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Department of Earth Sciences


Geological Society awards for Cambridge researchers

3 March 2021

Congratulations to Professor Marie Edmonds and Professor Nicky White who each received awards from the Geological Society. They were amongst eighteen individuals selected for the 2021 medals and awards , “these individuals have shaped our understanding of the Earth and beyond, contributing to the success of the geoscience...

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Image of lava flows in Iceland meeting the sea, with incandescent steam lofting

New calculations show volcanoes are key cause of hydrogen in early atmospheres

3 March 2021

Scientists may soon be able to tell whether distant exoplanets are home to volcanoes, and even the early stages of life, just by looking for hydrogen gas in their atmospheres. Research from Cambridge Earth Sciences has found that volcanic activity on planets with a similar size and interior to Earth can create atmospheres...

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Panel discussion: can we adapt to a changing climate?

22 February 2021

A recent panel discussion held by the Royal Society, in partnership with the British Museum, explored how humans adapted to environmental change in the past, and what we should be doing in the present to reduce our vulnerability to climate change. Throughout history, humanity's survival has depended, in part, on our...

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 A five metre section of Silurian mudstones in Backside Beck.

New geomagnetic timescale through the Early Palaeozoic Icehouse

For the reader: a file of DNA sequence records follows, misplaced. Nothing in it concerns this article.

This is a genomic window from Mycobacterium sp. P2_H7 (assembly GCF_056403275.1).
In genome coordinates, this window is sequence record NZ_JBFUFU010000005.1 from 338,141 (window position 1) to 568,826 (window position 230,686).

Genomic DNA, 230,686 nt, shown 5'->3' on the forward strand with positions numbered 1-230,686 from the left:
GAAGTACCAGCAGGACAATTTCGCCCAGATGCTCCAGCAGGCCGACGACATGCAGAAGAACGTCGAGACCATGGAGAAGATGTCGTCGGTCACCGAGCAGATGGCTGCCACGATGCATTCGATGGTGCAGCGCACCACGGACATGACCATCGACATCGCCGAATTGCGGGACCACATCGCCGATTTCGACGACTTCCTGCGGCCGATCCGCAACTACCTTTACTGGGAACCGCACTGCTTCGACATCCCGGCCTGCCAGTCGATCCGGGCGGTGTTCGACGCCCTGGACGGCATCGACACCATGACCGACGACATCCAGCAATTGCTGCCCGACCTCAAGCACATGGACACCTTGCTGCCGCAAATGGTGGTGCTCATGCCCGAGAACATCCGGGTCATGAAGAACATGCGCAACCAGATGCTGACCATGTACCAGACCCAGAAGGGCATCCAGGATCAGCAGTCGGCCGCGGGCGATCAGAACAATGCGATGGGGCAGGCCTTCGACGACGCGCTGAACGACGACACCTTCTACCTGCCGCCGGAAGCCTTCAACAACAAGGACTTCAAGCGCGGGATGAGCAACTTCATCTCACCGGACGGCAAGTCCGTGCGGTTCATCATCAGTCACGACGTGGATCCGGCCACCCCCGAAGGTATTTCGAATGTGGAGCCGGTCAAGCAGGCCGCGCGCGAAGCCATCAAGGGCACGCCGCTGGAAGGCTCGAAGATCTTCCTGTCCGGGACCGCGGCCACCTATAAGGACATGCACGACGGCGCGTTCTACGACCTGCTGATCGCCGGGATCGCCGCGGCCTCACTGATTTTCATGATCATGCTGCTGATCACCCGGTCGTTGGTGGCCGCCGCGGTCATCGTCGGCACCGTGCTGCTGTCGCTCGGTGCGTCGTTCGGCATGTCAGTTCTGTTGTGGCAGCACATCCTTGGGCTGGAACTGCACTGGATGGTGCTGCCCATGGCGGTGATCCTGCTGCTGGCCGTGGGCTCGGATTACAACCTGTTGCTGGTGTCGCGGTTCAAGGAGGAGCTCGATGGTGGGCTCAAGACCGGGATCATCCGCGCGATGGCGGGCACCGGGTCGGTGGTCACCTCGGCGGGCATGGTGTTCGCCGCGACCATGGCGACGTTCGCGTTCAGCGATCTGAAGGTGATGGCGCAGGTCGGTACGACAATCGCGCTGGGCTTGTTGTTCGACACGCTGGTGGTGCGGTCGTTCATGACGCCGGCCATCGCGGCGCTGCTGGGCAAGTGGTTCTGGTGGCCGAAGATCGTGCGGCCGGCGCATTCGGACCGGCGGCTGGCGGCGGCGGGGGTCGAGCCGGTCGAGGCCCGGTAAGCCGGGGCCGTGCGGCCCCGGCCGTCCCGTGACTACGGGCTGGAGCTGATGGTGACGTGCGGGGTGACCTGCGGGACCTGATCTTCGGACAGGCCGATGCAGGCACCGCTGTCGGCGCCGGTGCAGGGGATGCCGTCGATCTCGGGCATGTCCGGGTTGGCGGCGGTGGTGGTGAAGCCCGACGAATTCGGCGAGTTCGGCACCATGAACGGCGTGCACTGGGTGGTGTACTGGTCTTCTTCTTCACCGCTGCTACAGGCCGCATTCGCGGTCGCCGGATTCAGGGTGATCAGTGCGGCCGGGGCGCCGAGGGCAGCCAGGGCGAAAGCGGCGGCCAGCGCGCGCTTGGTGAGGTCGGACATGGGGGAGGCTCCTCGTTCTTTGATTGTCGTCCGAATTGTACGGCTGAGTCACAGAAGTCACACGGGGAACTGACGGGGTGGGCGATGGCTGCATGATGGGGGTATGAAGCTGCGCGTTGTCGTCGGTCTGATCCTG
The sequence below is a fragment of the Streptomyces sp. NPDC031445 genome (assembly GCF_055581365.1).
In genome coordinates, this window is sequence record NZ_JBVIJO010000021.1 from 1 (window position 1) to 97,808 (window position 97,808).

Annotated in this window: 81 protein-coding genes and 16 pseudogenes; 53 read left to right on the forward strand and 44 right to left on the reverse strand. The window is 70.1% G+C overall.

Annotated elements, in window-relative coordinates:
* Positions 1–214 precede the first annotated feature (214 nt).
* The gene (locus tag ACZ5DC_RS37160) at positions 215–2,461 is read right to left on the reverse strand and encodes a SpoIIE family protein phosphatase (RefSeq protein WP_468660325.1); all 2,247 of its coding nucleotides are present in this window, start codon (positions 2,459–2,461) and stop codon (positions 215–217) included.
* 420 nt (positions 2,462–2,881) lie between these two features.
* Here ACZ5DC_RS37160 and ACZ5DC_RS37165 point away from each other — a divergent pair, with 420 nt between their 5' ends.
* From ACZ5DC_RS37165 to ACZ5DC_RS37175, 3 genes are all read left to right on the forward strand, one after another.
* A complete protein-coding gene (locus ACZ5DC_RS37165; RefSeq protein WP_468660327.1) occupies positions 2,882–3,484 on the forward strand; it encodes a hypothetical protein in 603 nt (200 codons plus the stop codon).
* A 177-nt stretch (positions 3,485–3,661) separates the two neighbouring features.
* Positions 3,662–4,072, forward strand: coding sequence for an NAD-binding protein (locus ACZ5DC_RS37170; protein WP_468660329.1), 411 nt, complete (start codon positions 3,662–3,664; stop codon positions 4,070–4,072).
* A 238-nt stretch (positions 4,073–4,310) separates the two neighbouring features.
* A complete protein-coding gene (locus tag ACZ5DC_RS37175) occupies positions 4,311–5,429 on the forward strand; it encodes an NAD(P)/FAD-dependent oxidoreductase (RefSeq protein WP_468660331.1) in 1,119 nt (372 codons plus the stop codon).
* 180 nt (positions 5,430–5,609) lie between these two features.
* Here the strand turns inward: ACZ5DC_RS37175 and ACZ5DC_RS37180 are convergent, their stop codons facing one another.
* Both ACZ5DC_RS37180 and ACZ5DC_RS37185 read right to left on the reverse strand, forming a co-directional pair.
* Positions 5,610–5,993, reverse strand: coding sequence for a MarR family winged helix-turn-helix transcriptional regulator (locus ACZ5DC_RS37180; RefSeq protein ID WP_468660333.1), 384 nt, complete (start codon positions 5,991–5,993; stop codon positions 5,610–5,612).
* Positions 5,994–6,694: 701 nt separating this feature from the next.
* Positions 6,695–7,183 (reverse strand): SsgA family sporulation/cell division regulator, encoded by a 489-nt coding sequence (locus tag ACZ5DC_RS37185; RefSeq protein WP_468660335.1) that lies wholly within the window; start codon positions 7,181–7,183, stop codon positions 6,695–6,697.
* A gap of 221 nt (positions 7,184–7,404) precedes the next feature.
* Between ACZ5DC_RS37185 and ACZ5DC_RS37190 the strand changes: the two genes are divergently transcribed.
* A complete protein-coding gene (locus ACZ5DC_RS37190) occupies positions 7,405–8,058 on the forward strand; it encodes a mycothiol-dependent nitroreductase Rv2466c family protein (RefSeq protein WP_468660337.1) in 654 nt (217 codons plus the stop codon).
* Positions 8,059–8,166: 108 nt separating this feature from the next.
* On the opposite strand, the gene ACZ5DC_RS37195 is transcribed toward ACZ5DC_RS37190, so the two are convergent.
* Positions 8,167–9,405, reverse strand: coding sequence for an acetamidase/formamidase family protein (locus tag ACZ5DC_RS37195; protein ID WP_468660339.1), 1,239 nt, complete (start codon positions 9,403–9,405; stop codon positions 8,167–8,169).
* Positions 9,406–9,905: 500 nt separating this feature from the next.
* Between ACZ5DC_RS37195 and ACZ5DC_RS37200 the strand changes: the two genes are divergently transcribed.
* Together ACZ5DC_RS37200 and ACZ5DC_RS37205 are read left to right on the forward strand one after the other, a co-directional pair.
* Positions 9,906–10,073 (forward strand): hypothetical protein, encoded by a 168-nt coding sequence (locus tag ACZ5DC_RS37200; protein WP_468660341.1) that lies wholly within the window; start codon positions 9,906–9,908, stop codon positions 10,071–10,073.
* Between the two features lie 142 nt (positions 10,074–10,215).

9 February 2021

The Geomagnetic Polarity Timescale that charts the reversals of Earth’s magnetic field is well established for the past 200 million years, but increasingly patchy before that. In recent papers in Palaeogeography, Palaeoclimatology, Palaeoecology, scientists have reported the first reliable polarity timescale for later...

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Image of Dr Penny Wieser sampling the Kilauea lavas

Trapped gases in Kīlauea lavas are a window into the volcano’s fiery depths

9 February 2021

Pockets of frozen magma and gas trapped in the crystals erupted from Kīlauea are allowing scientists to see deep into its plumbing system - a below-ground view that could help volcanologists get a better handle on what triggered the colossal 2018 eruption. The 2018 eruption of Kīlauea volcano on the Island of Hawai’i was...

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The Duria Antiquior painting of ancient Dorset recreated with household items

Sedgwick Museum launches DIY Duria online gallery

4 February 2021

Early in the first lockdown, the Getty Museum challenged social media users to recreate artworks from its collection using household objects. The Sedgwick Museum, alongside their social media followers, got to work recreating the famous Duria Antiquior – a painting depicting the ancient Dorset shoreline teaming with...

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Photo of Aisling on field work, standing in front of mountains, in December 2019

Earthquake depth and basin shape are deciding factors for seismic ground shaking

2 February 2021

Research led by Aisling O’Kane, a PhD student in our Department, is helping scientists understand why some sedimentary basins -- low lying regions on Earth’s surface that accumulate sediments -- are particularly prone to hazardous ground shaking following earthquakes, one of the primary causes of building damage...

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Student receives Dave Johnston Mapping Prize

25 January 2021

Congratulations to third year student, Peter Methley, on receiving the Dave Johnston Mapping Prize by the Tectonic Studies Group (TSG) of the Geological Society of London. The Prize is awarded annually to the best undergraduate student mapping dissertation. The Tectonic Studies Group, a Geological Society of London...

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Image of two Cantabrigiaster fezouataensis fossils

New starfish-like fossil reveals evolution in action

19 January 2021

Researchers from the University of Cambridge have discovered a fossil of the earliest starfish-like animal, which helps us understand the origins of the nimble-armed creature. The prototype starfish, which has features in common with both sea lilies and modern-day starfish, is a missing link for scientists trying to piece...

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